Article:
Which Thread? Viscose Rayon or Trilobal Polyester?
One of the most frequently asked questions in embroidery is “Which thread to use? Polyester or Rayon?" In many cases people give answers slanted towards whichever thread type is easier to obtain. This document will set out the basic criteria for making a more scientific decision and reasons behind them.
Factors to consider when choosing thread type:
- end use of garment:- what performance is required
- fabric type to be used and 'handle' required
- range of shades available in chosen thread range
- availability of thread type in production location
Characteristics of each thread type:
Use viscose rayon for:
- superior lustre, sheen and handle
- delicate and intimate fabrics - esp.next to the skin
- high density woven fabrics - avoids looping
Use trilobal polyester for:
- fastness to bleach and special treatments
- superior abrasion resistance - esp. sportwear
- for course fabrics & leather - better resistance to heat
Dominance of Rayon: twenty years ago nearly all the world used rayon - this filament came mainly from the Akzoenka company in Germany and there was little other choice if first quality results were required - but it was expensive; nowadays cheaper (weaker) rayon filaments are now available - mainly from Korea and China - but cheap rayon tends to be less consistent and too weak for many types of fabric
Improvement in Polyester: the first polyesters used for embroidery were a poor comparison to rayon in terms of lustre and performance but over the past 10 years the invention of trilobal (triangular cross-section) and subsequent improvements have come much closer in terms of look and performance. However there is one area where polyester is inferior to rayon; the propensity to form loop faults; this can be a major cause of rejection and rayon - used in the same circumstances - does not loop at all. Looping can be reduced by good digitising and by avoiding certain types of fabric such as tightly woven nylons where use of trilobal may cause an unacceptable level of looping.
Long term trends: polyester is winning the battle due to superiority over rayon in terms of fastness, strength and the continuous development of improved (smart-fibre) polymer technology - in the future we can expect almost no difference between the performance of the two thread types but at present there are certain circumstances which restrict the use to only one type of thread. Generally speaking - for normal fabrics and low-stress embroidery - it makes little difference which thread type is used
Market development: some embroidery markets - especially emerging ones - tend to favour use of polyester threads due to ease of dyeing and the poor quality of available rayon filament; in today’s fast changing sourcing environment it is critical to choose a thread supplier who can stock thread close to where the embroidery is conducted.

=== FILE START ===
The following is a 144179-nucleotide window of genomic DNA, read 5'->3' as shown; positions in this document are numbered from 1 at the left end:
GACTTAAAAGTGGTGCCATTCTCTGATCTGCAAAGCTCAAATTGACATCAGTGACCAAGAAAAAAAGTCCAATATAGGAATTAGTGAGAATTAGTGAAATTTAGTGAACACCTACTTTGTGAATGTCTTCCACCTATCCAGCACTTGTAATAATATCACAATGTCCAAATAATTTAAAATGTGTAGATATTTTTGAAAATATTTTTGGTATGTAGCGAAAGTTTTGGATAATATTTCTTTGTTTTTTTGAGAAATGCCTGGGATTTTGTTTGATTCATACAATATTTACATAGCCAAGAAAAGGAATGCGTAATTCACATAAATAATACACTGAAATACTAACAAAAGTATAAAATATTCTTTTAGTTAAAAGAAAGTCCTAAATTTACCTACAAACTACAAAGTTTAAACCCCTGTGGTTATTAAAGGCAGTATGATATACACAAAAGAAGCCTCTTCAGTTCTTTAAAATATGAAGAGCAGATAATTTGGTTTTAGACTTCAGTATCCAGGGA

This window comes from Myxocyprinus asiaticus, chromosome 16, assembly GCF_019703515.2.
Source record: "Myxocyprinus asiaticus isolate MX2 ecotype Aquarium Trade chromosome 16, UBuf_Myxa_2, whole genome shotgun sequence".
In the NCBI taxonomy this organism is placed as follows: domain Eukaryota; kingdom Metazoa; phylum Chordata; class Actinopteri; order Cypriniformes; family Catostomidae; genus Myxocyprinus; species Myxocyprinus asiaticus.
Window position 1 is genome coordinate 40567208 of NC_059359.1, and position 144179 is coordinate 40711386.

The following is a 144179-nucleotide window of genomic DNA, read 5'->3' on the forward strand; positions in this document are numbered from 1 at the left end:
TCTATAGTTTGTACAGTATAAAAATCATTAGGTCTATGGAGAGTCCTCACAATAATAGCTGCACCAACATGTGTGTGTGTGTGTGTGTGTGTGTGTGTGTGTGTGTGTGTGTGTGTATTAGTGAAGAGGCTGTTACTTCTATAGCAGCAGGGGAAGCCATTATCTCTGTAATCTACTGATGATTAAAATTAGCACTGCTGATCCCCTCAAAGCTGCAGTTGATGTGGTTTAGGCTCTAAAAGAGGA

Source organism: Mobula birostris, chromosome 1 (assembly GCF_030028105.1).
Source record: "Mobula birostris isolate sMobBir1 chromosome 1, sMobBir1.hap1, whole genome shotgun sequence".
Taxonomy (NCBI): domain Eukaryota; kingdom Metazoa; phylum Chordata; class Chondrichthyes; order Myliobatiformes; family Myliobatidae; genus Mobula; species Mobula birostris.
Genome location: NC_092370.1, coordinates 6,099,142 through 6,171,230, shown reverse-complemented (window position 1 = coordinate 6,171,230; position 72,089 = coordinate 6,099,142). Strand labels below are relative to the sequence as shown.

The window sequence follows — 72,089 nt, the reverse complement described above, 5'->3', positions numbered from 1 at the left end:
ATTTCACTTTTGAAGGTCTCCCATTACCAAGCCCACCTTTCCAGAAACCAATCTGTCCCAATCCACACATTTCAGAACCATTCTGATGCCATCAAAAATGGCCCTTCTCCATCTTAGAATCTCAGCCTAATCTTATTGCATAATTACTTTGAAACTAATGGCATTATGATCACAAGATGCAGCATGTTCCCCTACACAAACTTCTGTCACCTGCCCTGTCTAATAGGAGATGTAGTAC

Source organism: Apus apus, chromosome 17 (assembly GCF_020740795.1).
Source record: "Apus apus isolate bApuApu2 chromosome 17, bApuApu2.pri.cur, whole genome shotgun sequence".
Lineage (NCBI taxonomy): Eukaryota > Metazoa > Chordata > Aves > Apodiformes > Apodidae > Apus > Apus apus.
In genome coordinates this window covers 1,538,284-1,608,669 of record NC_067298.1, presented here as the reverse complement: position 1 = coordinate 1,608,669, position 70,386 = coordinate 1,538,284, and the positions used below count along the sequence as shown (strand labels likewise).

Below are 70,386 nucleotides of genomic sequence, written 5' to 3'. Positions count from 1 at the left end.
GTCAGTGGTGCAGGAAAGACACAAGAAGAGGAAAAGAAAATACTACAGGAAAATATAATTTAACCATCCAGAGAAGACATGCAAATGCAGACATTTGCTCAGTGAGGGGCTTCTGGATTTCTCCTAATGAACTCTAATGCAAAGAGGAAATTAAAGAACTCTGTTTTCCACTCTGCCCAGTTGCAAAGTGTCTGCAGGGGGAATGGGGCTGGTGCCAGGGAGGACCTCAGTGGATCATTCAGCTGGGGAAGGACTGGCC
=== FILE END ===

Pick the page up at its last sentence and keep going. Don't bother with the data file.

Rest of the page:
Colour range: polyester and rayon use different dyeing chemistry; as a result some colours in one type of thread - rayon for example - may not be achieved in polyester; this only applies to bright or heavily saturated colours; as a general guide try to choose colours from [any] rayon shadecard when requesting rayon shades and choose from [any] polyester card when requesting polyester shade - that way the supplier knows that they can in all probability acheive the desired colour you want.
Other factors: choosing the best embroidery thread certainly improves the chances of obtaining the best quality embroidery standards but does not guarantee it; good machine maintenance, use of supporting materials such as interlinings and professional digitising and your choice of embroidery contractor are the other main factors in maximising embroidered quality
Fitness for purpose: first consider the use of which the garment may be put; end-use, washing conditions and exposure to chemicals - ultimately your choice may be restricted to one or the other type because - for instance - you require the garment to be bleached
Availability in embroidery locations: next consider the lead times from various thread suppliers in the desired location; it may be easier to allow a polyester in a particular market if that is easier to obtain - provided it does not conflict with fitness for purpose - but you might need to make ca compromise over your choice of some shades - especially bright or saturated ones
Colour range: try to select colours from a shadecard of the same substrate; one supplier can normally match any shade as long as it is in the same fibre type - remember that you can expect significantly better service if you choose a shade from the supplier's own shadecard
Other factors: choose an embroidery partner rather than an embroidery thread; select a company who can provide support in all the elements of embroidery excellence to ensure your excellent designs get translated into excellent embroideries - time after time